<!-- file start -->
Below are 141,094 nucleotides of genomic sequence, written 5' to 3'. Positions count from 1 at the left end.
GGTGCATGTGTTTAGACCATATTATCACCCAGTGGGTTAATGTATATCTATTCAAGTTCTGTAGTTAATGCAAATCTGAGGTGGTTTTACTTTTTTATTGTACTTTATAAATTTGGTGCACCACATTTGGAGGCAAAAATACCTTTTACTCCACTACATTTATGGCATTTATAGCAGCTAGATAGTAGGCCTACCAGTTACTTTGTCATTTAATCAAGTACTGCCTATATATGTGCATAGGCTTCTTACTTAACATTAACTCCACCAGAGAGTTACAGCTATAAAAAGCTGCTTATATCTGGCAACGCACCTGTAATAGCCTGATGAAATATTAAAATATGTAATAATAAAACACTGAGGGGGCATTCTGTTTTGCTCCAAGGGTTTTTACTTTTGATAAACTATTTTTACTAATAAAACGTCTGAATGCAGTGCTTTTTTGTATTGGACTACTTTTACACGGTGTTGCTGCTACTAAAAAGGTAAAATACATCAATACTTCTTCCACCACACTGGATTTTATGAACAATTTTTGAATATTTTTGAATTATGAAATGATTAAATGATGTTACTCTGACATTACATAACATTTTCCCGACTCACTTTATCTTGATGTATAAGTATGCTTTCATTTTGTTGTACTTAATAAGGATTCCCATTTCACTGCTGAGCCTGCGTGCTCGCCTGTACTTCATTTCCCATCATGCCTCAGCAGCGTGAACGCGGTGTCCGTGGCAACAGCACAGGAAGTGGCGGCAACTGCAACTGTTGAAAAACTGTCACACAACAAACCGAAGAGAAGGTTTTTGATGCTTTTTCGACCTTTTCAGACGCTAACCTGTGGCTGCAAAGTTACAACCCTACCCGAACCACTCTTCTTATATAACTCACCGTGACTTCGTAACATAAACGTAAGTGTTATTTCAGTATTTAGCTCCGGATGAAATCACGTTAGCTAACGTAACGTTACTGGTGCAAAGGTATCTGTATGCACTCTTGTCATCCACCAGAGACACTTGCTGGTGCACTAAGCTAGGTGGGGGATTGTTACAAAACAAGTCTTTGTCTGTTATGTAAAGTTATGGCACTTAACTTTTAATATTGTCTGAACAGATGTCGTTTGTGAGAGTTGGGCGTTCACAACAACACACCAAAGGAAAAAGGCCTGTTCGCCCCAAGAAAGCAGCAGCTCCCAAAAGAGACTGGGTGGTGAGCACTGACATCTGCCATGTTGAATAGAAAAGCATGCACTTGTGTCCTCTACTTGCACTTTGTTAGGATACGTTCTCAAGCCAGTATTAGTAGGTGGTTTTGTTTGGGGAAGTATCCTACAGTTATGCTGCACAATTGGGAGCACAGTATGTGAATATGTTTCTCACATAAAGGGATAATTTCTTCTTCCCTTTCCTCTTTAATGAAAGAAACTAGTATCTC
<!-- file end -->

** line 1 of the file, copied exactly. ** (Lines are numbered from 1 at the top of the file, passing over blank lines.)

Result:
Below are 141,094 nucleotides of genomic sequence, written 5' to 3'. Positions count from 1 at the left end.